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This article is from the Dictionary of North Carolina Biography, 6 volumes, edited by William S. Powell. Copyright ©1979-1996 by the University of North Carolina Press. Used by permission of the publisher. For personal use and not for further distribution. Please submit permission requests for other use directly to the publisher.

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Burton, Hutchins Gordon

by Daniel M. Mcfarland, 1979; Revised November 2022.

1774 or 1782–21 Apr. 1836

See also: Hutchins Gordon Burton, Research Branch, NC Office of Archives and History

Photograph of a portrait of Hutchins Gordon Burton. Image from the State Archives of North Carolina.Hutchins Gordon Burton, lawyer, congressman, and governor, was the son of John and Mary Gordon Burton. There is disagreement about his birthdate and birthplace, but the weight of evidence seems to confirm that he was born in Mecklenburg County, Va., in 1774. His father died when he was about three years old, and he went to live with his uncle, Colonel Robert Burton, at Williamsboro in what is now Vance County. After attending an academy at Williamsboro he was enrolled at The University of North Carolina from 1795 to 1798. Later he read law under Judge Leonard Henderson and in 1806 was admitted to the bar in Charlotte.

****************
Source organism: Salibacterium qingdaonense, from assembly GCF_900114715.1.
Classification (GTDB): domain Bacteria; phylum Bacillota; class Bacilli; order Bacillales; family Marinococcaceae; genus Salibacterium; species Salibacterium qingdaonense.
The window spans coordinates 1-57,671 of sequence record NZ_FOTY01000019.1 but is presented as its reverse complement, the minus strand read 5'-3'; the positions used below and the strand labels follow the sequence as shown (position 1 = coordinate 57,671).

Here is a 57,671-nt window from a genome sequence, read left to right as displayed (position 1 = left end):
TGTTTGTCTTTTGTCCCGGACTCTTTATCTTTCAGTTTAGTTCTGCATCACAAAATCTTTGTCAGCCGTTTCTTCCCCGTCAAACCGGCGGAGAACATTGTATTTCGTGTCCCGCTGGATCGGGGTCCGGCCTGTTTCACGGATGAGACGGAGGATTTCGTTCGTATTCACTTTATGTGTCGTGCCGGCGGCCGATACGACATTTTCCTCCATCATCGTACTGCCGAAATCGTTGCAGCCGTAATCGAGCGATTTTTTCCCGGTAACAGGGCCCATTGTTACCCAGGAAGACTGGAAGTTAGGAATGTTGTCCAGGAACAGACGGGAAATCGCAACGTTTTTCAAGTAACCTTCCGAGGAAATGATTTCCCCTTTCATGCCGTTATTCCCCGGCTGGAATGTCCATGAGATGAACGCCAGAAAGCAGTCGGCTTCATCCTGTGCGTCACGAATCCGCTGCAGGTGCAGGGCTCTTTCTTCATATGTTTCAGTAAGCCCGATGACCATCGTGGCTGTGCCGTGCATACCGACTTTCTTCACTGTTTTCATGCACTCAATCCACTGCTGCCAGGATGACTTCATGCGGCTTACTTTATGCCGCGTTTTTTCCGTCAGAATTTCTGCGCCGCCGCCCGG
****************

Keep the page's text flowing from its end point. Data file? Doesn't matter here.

Burton represented Mecklenburg County in the House of Commons in 1809 and 1810. In the latter year the assembly elected him attorney general of the state, a position he held until his resignation in November 1816. In 1812 he married Sarah Wales Jones, daughter of Willie Jones of Halifax, and moved to his wife's home. He represented Halifax in the House of Commons in 1817.

Joseph H. Bryan retired from the Halifax-Tar River congressional seat in 1819, and Burton was elected to succeed him. Arriving in Washington in December, he found lodging on Capitol Hill at the mess of Alfred R. Dowson. This was the headquarters of a group of Old Republicans from the Roanoke area of Virginia and North Carolina: John Randolph, Nathaniel Macon, Weldon Edwards, Thomas H. Hall, Romulus M. Saunders, John Branch, and Willie P. Mangum all roomed there during Burton's time. Burton received important committee assignments in Congress; during the first session he was on the Post Office and Post Roads Committee, during the second on Military Affairs, and later on the Judiciary and Roads and Canals committees. He was a strict constructionist, and his votes generally showed opposition to any extension of federal power. In 1824 he was active in the congressional caucus that supported the candidacy of William H. Crawford and Nathaniel Macon to head the nation. After Crawford's health failed, Burton worked to throw the Crawford support to John Q. Adams.

McGibbon, James, circa 1824. "Hutchins Gordon Burton." North Carolina Portrait Index, 1700-1860. Chapel Hill: UNC Press. p. 40. (Digital page 54).Governor Jesse Franklin declined reelection in 1820, and Burton was defeated by Gabriel Holmes as a candidate to follow him. Old Republicans again supported Burton for governor in 1824, and he was elected over Montfort Stokes and Alfred Moore. Burton won on the sixth ballot in the assembly, and on 23 Mar. 1824 he resigned his seat in Congress to move to Raleigh.